Kirsten Ho - Senior Early Childhood Officer at Early Childhood Development Agency (ECDA), Ministry of Social and Family Development (MSF), is a Singapore Government Scholar with a Bachelors in Psychology from Yale-NUS College and a Master in Child Development from University College London.
Complementing various nation-building efforts, the Ministry of Social and Family Development (MSF) looks into building the "heartware" for Singapore. Through its policies, community infrastructure, programmes and services, MSF aims to nurture resilient hearts, strong family bonds, and a caring Singapore society.
"Heartware" development by the MSF starts as early as pre-school. The Early Childhood and Development Agency (ECDA), an agency under the purview of MSF, serves as the regulatory and developmental agency for the early childhood sector in Singapore, overseeing key aspects of children's development below the age of 7, across both kindergartens and child care centres.
ECDA performs a range of roles and functions which include setting policies, manpower and infrastructure planning, regulating centres and administrating subsidies. It also coordinates support for children with additional needs, including children with developmental needs and children from low-income families.
Kirsten Ho works at ECDA as a Senior Early Childhood Officer. The Singapore Government Scholar sat down with us to explain just what makes MSF and its work so special.
Firstly, how did you get interested in Child Psychology?
When I was young, my father worked with graduate students from Singapore and Asia. I would frequently help to babysit their children. Then, I discovered that I didn't just enjoy playing with these babies and toddlers – I loved taking care of them, teaching them, and watching them explore the world.
Looking back, I believe this was the beginning of my interest in child development, particularly in parenting and education.
How did you discover the Singapore Government Scholarship, and why did you shortlist it?
I decided to apply for MSF's scholarships as I had a keen interest in the social service sector and had a positive experience during my internship with MSF's Children-in-Care branch.
Fascinating! Why the single-minded dedication to MSF?
Through MSF's Student Internship Programme, I had the opportunity to intern with MSF's Children-in-Care branch for three months before starting university. As I was not aware of the needs and profile of children in out-of-home care before taking up the internship, I learnt a lot during my internship.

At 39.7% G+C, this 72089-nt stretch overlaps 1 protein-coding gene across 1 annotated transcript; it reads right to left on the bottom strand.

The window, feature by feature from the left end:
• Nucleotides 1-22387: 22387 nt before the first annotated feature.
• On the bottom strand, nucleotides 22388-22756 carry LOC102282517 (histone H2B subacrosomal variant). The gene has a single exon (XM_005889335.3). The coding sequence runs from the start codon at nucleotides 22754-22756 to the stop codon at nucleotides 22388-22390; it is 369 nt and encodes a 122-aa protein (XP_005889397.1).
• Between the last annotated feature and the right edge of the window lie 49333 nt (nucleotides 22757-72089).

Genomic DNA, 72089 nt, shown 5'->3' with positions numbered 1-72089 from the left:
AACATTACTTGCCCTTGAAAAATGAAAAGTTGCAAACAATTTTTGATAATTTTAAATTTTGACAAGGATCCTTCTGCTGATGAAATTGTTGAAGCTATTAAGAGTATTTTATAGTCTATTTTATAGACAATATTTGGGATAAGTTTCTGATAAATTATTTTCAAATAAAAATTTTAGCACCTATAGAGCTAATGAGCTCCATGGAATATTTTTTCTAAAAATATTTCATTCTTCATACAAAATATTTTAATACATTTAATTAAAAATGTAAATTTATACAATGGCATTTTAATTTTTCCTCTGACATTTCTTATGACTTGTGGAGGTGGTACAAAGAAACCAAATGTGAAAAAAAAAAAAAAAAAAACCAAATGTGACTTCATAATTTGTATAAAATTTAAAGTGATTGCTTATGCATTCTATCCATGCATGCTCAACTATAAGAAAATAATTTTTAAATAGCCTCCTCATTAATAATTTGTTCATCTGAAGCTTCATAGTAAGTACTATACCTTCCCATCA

I found the work engaging and meaningful, and the camaraderie within the team along with the nurturing environment created by my supervisors left a deep impression on me. The experience gave me confidence that I would enjoy working at MSF and have many opportunities to learn and grow.
As MSF's work is also aligned with my passions and interests, it was not a difficult decision.
Moving on to your studies, tell us about the support MSF provided for your learning.
Under the MSF scholarship, I pursued developmental opportunities such as a semester-long exchange programme in the United States (US) in my third year of university, and overseas training trips with sports teams. The time spent in the US for my exchange programme and in London for my Master's programme was formative in broadening my understanding and perspective on child development and education beyond Singapore.
In addition, MSF provided an internship opportunity that exposed me to a different clientele served by MSF, which gave me a deeper appreciation of its breadth of work. I also had a mentor assigned to me during my time in university, who provided helpful advice to guide my career path.
This support went all the way up to a Master in Child Development. How do you apply what you have learnt to your current work?
The content knowledge on child development, education and psychology has guided my thinking in reviewing and recommending policies to support children's development.
I find it easier to understand the perspective of researchers and doctors who specialise in various aspects of child development, and this allows me to collaborate more effectively with these stakeholders in the course of my work.
So, tell us about your job!
With pleasure! As a policy officer, I develop and review policies and programmes to strengthen early childhood development and support for children. This includes formulating and analysing policy options, recommending strategic policy actions, and evaluating and reviewing the effectiveness of existing policies and programmes. To do this, I conduct research and data analysis, and collaborate regularly with internal and external stakeholders.
And what other possibilities are there for people working at MSF?
There are opportunities to take up different roles at MSF, ranging from direct work with clients, to planning of programmes and services, policy formulation, and corporate support. MSF divisions also work with different groups of clients, who have distinct needs and profiles and require different types of support.
The wide-ranging nature of MSF's work, along with a comprehensive suite of programmes and opportunities for training and development, offers officers ample opportunities to hone different competencies and skillsets, and explore their interests and aptitudes.
Thank you for your time. Lastly, what would you say to convince someone to join MSF?
MSF is the place for you if you enjoy working with people and are passionate about making a difference in the lives of others.